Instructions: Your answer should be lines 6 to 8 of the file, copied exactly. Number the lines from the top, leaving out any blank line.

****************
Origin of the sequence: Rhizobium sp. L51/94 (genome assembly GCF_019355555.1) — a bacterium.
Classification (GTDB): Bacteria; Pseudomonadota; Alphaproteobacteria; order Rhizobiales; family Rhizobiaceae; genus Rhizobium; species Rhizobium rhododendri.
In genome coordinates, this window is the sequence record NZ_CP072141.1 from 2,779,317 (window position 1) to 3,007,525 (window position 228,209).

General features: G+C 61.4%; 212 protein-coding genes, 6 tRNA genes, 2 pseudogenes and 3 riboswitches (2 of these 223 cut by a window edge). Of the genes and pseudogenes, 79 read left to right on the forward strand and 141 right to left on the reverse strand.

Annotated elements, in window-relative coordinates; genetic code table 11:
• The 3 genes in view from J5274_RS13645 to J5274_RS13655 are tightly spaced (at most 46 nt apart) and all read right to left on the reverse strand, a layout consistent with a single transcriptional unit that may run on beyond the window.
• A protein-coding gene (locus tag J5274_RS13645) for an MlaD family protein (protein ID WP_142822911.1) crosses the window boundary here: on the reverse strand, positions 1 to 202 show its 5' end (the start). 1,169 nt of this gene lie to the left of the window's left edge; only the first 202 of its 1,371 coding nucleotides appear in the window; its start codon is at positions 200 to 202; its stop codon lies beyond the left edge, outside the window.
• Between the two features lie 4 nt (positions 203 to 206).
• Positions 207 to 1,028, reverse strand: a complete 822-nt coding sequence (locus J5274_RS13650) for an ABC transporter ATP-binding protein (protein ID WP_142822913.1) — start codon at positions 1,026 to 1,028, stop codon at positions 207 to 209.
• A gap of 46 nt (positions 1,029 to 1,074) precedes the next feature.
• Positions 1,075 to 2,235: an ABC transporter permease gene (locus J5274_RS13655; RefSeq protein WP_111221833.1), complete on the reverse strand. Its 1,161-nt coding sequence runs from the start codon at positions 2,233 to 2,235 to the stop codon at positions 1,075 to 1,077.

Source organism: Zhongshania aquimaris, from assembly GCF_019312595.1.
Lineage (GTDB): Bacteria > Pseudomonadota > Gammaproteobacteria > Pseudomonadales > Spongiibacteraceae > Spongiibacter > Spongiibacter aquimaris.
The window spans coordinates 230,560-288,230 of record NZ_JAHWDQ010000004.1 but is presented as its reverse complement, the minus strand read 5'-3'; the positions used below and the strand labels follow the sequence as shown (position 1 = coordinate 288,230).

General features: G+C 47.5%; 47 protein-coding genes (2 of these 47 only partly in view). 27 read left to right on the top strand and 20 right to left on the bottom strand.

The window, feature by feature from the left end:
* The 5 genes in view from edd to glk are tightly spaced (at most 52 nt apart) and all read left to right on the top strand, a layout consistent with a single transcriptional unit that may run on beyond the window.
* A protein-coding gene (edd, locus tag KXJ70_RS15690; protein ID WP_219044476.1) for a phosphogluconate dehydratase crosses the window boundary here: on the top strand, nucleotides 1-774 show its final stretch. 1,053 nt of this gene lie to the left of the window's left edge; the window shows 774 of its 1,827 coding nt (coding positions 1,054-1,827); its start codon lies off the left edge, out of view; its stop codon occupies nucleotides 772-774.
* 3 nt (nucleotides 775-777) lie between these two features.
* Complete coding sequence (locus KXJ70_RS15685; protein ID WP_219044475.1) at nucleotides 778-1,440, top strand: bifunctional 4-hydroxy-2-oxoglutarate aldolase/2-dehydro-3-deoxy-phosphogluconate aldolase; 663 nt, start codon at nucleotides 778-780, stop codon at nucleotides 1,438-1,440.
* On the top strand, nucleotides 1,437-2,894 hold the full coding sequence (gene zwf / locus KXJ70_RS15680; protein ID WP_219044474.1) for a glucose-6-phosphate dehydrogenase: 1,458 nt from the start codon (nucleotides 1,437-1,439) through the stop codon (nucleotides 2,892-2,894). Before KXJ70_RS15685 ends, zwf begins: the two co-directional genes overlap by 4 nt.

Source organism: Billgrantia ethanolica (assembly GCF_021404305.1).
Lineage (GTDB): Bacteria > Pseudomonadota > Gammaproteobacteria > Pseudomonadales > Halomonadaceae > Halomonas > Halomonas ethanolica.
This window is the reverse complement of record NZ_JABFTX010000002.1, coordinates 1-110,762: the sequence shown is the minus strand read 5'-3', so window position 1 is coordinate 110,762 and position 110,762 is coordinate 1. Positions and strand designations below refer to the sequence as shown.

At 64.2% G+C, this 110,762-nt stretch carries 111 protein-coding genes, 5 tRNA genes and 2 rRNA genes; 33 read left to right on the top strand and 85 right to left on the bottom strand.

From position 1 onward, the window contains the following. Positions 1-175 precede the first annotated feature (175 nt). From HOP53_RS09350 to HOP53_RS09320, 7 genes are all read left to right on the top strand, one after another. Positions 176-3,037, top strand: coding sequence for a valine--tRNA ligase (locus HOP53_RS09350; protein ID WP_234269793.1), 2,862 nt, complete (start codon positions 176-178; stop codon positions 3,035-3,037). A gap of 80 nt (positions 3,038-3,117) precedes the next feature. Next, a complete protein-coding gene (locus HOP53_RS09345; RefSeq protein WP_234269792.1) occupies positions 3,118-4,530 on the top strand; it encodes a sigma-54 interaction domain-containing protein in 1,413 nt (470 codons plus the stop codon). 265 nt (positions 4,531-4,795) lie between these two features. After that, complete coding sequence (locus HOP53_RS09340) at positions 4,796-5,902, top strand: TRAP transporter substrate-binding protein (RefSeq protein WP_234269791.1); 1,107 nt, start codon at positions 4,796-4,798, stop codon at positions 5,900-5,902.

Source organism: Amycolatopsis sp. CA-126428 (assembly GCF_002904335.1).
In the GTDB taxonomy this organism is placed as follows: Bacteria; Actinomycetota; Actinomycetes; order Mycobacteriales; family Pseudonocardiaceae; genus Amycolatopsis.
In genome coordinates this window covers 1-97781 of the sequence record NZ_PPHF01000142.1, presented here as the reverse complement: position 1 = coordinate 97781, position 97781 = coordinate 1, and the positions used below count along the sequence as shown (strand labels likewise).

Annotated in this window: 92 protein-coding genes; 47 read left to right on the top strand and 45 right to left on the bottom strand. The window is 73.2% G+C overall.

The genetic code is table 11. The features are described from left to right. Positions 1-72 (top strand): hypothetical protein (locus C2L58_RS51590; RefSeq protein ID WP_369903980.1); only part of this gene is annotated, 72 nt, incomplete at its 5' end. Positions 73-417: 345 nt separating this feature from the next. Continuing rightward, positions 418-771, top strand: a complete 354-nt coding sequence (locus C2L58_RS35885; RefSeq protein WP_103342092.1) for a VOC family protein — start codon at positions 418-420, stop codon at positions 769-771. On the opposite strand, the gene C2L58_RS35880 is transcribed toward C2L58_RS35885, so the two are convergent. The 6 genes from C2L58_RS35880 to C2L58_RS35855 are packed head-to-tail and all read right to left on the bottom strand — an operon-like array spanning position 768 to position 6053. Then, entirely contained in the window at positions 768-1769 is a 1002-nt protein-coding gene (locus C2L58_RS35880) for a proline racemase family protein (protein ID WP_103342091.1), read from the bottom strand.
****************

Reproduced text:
• The 3 genes in view from J5274_RS13645 to J5274_RS13655 are tightly spaced (at most 46 nt apart) and all read right to left on the reverse strand, a layout consistent with a single transcriptional unit that may run on beyond the window.
• A protein-coding gene (locus tag J5274_RS13645) for an MlaD family protein (protein ID WP_142822911.1) crosses the window boundary here: on the reverse strand, positions 1 to 202 show its 5' end (the start). 1,169 nt of this gene lie to the left of the window's left edge; only the first 202 of its 1,371 coding nucleotides appear in the window; its start codon is at positions 200 to 202; its stop codon lies beyond the left edge, outside the window.
• Between the two features lie 4 nt (positions 203 to 206).